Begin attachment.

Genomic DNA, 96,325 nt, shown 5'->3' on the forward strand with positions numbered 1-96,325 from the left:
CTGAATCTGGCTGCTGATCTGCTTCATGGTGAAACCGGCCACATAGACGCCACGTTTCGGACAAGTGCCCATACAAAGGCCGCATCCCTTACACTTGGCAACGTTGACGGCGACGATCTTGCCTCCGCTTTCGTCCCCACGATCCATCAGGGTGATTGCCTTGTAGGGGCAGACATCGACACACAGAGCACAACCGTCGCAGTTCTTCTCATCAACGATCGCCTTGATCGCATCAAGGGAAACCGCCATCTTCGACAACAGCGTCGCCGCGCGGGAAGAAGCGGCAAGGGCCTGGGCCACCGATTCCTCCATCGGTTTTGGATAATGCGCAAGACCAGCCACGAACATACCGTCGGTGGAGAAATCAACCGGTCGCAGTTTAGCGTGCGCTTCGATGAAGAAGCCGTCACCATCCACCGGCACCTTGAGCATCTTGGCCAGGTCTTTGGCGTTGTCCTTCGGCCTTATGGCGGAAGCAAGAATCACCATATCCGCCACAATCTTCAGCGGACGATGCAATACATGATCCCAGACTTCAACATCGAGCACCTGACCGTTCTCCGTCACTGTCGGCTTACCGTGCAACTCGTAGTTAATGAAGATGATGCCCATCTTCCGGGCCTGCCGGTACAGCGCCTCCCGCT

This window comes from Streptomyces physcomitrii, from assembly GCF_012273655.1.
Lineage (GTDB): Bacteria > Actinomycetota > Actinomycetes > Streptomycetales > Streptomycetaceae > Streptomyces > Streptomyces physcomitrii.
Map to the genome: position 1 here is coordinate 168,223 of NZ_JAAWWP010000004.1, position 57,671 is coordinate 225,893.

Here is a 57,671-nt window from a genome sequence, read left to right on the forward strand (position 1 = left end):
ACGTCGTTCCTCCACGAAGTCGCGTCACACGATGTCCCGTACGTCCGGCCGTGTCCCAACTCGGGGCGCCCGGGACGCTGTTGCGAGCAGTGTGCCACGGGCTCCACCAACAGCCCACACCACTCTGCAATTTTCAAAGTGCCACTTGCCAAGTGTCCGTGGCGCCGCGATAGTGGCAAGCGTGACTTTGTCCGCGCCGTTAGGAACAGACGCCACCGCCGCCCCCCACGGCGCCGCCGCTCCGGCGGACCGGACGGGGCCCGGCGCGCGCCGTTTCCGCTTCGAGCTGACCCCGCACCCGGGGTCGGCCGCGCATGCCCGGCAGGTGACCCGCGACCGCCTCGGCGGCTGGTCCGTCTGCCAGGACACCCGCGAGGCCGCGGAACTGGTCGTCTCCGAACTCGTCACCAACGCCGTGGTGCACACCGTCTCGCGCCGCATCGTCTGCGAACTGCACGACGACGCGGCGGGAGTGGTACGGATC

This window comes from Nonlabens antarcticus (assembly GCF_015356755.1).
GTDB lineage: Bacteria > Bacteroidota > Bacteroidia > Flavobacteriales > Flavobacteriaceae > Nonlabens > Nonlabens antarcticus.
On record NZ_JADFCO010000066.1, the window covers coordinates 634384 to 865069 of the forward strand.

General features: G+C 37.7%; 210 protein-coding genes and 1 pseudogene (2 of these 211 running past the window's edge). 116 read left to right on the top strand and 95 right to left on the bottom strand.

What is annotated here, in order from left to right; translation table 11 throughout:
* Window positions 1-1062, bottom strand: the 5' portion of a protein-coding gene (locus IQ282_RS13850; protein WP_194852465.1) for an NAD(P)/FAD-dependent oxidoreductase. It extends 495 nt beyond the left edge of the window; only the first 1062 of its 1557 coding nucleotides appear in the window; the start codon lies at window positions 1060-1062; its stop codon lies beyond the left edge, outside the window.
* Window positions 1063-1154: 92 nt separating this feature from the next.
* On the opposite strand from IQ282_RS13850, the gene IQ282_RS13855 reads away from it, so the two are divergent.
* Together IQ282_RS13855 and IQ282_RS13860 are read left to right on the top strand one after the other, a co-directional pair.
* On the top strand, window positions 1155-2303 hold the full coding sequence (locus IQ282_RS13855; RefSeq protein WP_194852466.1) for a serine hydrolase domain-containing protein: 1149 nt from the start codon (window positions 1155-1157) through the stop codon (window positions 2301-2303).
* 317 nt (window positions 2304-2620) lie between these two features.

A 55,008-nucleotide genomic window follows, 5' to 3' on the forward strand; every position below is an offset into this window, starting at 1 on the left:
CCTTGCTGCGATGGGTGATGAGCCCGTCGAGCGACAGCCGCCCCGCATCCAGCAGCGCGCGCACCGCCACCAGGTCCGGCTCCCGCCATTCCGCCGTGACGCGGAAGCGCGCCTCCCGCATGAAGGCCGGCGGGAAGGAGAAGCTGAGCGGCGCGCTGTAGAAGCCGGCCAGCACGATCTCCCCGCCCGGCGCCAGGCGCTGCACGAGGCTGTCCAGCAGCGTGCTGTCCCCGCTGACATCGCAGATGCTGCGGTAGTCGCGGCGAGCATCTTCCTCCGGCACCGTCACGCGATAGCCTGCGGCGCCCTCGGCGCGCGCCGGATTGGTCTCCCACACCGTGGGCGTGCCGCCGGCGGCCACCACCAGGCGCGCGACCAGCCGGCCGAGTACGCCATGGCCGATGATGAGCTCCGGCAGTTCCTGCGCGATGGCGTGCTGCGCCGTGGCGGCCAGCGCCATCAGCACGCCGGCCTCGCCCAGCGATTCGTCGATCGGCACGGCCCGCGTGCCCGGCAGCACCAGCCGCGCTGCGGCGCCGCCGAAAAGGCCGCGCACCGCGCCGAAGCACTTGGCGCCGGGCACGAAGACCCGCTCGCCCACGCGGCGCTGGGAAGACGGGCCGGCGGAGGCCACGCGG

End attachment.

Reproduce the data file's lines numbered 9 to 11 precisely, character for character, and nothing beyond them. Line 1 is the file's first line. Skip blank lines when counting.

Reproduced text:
GTDB lineage: Bacteria > Bacteroidota > Bacteroidia > Flavobacteriales > Flavobacteriaceae > Nonlabens > Nonlabens antarcticus.
On record NZ_JADFCO010000066.1, the window covers coordinates 634384 to 865069 of the forward strand.

General features: G+C 37.7%; 210 protein-coding genes and 1 pseudogene (2 of these 211 running past the window's edge). 116 read left to right on the top strand and 95 right to left on the bottom strand.